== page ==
The Quiet Man who caused quite a racket

Old Mayo

Who knew there was such a backlash against The Quiet Man

Who knew there was such a backlash against The Quiet Man

In terms of professional recognition and box office takings, the 1952 film The Quiet Man was a big success, the romantic comedy-drama was a gamble for Irish American director John Ford who was, until then, known largely for his high octane Westerns. The gamble paid off and Ford scooped his fourth Best Director Oscar for The Quiet Man. Though the film's stars John Wayne and Maureen O'Hara did not receive nominations, the film was nominated for seven awards and eventually won two at the 1953 Academy Awards. Its success was good news for Ireland, especially along the Mayo-Galway border, and the village of Cong in particular, where the film had been shot. Ford and his Hollywood entourage arrived in the west in the summer of 1951 to begin recording the film's outdoors scenes. The production had brought welcome employment to the area and the end result showcased the beauty of the region to a global audience.

On the film's release, and no doubt with a sense of ownership and pride, the people of Mayo flocked to the county's picture houses to get a glimpse of Hollywood's finest in their own backyard. During the seven showings of the film in the Ideal Cinema in Westport, every seat and emergency chair was occupied. Cinema employees had to repeatedly turn disappointed crowds away. The cinema was rushed on one occasion and the front door broken. The guards had to be called to control the mob. In Kiltimagh, the stream of cars into the town for a showing of The Quiet Man was said to be reminiscent of the scenes at the annual Croagh Patrick pilgrimage. All box office records at the Kiltimagh cinema were broken.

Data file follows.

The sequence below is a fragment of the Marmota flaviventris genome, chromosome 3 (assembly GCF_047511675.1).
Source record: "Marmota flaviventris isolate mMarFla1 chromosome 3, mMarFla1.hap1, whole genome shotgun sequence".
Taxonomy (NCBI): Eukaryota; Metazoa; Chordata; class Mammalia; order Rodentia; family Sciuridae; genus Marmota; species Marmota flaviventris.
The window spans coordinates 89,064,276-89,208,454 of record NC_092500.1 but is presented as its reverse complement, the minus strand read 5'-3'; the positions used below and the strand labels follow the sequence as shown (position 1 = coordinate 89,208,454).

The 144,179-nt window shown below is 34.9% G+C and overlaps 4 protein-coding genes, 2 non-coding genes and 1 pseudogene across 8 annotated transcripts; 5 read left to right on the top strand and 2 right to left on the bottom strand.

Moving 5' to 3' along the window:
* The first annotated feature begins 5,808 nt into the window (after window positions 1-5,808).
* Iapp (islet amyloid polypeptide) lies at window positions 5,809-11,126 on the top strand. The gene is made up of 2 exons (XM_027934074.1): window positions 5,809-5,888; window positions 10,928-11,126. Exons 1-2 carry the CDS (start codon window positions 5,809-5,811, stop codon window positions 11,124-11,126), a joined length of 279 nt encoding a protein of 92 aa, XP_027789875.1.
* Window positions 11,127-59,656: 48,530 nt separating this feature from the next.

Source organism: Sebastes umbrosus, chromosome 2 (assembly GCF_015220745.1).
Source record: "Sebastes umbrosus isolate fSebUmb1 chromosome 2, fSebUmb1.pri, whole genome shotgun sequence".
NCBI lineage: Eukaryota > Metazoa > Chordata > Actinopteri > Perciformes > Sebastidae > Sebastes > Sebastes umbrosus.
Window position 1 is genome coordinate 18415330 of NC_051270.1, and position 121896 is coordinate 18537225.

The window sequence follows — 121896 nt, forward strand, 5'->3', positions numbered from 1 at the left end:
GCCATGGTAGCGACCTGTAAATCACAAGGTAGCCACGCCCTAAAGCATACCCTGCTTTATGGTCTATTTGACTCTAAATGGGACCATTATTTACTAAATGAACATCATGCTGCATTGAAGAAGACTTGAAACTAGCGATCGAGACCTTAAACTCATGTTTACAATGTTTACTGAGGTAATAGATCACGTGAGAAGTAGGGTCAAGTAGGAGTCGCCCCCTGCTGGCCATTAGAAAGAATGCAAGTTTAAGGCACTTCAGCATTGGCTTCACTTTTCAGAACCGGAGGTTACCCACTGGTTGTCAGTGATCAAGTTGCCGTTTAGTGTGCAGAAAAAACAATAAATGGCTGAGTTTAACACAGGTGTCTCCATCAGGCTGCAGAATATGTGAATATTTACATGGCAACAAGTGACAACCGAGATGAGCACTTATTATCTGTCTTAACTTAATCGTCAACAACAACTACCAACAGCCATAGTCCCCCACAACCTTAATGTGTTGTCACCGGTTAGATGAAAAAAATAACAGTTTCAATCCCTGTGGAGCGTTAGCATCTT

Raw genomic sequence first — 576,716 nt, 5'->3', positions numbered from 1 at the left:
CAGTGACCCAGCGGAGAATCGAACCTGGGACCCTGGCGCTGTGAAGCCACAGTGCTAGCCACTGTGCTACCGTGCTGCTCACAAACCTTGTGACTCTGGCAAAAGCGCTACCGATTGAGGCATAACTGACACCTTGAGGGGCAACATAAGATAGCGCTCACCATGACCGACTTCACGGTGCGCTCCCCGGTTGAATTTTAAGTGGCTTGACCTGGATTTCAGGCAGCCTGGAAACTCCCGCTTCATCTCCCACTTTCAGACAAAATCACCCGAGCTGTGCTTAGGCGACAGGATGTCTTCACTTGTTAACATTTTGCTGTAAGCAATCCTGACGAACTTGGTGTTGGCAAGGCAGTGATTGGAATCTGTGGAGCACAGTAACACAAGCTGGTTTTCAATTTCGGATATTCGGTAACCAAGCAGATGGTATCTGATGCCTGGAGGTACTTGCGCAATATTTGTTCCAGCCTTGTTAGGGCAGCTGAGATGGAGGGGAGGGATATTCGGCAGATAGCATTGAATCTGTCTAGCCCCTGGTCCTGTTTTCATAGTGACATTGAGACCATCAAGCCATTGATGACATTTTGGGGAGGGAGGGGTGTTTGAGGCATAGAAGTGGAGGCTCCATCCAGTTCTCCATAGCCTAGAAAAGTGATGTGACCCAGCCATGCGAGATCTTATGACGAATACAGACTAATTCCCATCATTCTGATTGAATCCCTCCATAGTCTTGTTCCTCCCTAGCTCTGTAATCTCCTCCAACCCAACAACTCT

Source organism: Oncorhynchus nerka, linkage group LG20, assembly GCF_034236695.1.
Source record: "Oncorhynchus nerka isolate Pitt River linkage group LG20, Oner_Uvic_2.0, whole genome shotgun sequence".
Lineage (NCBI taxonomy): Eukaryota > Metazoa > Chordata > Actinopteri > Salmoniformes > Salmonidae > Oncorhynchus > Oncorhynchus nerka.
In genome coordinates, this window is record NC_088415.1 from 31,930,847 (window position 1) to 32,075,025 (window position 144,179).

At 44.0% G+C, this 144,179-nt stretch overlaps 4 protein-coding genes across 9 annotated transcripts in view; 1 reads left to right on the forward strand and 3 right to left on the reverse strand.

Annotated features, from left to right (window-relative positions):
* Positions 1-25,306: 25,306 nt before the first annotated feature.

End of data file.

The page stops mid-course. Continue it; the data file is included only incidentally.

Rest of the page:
The film was very much an idealised depiction of Irish society which Ford used as the setting for mostly comedic acts. Yet, despite its entertainment value and obvious pluses in terms of tourism, the film had its very vocal detractors. Storm clouds gathered in the Atlantic shortly after the film was first shown in the US. The Irish Embassy in Washington wrote to Conor Cruise O'Brien, then an official in the Irish Department of External Affairs, to warn him that The Quiet Man might create a false impression of Ireland which would provoke protests from Irish America. Once the reels began to turn in Ireland, angry letters began to appear in the local press and they continued for several months after the film's public opening.

Criticism was not wide-ranging and centred mainly on the supposed anti-Catholic and anti-Irish undercurrent of the film. The accusations could hardly have been true. The director, Ford, was born John Feeney to a father from Spiddal and a mother from Inis Mór in the Aran Islands. The leading lady was born in Ranelagh, Dublin, and was known for her zealous love of her native country. Some were not for convincing however, with one critic claiming, “Most Irish people are of the opinion that The Quiet Man is a disgraceful travesty of religion and nationality. The cinema business with its multiple divorcees posturing as Glamour Girls, shows little regard for Papal Encyclicals'. It would appear that the character Michaleen Og Flynn's suspicion of ‘patty-fingers’ was shared by some of the viewing public. The critic believed that the hallowed land of Cong had been abused and that it should instead be the setting for “a film portraying the grandeur of our maidens and the chivalry of our manhood instead of the salacious imaginations of morons”. 

Each angry letter encouraged more disapproval in which the film was dubbed “a filthy film”, “misleading, disgraceful” and which “gave a wrong impression of the Mayo people”. Cinema proprietors who called themselves Catholic were called on to boycott the film. In a reference to a scene where the character Father Lonergan covers his clerical collar in order to create the impression of a large Protestant congregation to help the local Reverend, an outraged letter writer spat, Never would a Catholic priest tie a cover over the Roman collar. No, never till death”. The role of Father Lonergan was seen by another as an abomination. Partition", they forced, "will not go if they [Hollywood] can buy our souls with paltry doles nor if we laugh off the attempt of the 'citizens of Sodom' to depict one of 'Christ’s anointed' as a 'Mickey Mouse' or a chaplain to pub-rowdies. Oh, what would the film’s Mayo detractors have thought of The Quiet Man being selected in 2013 for preservation in the United States National Film Registry for being “culturally, historically, or aesthetically significant”?

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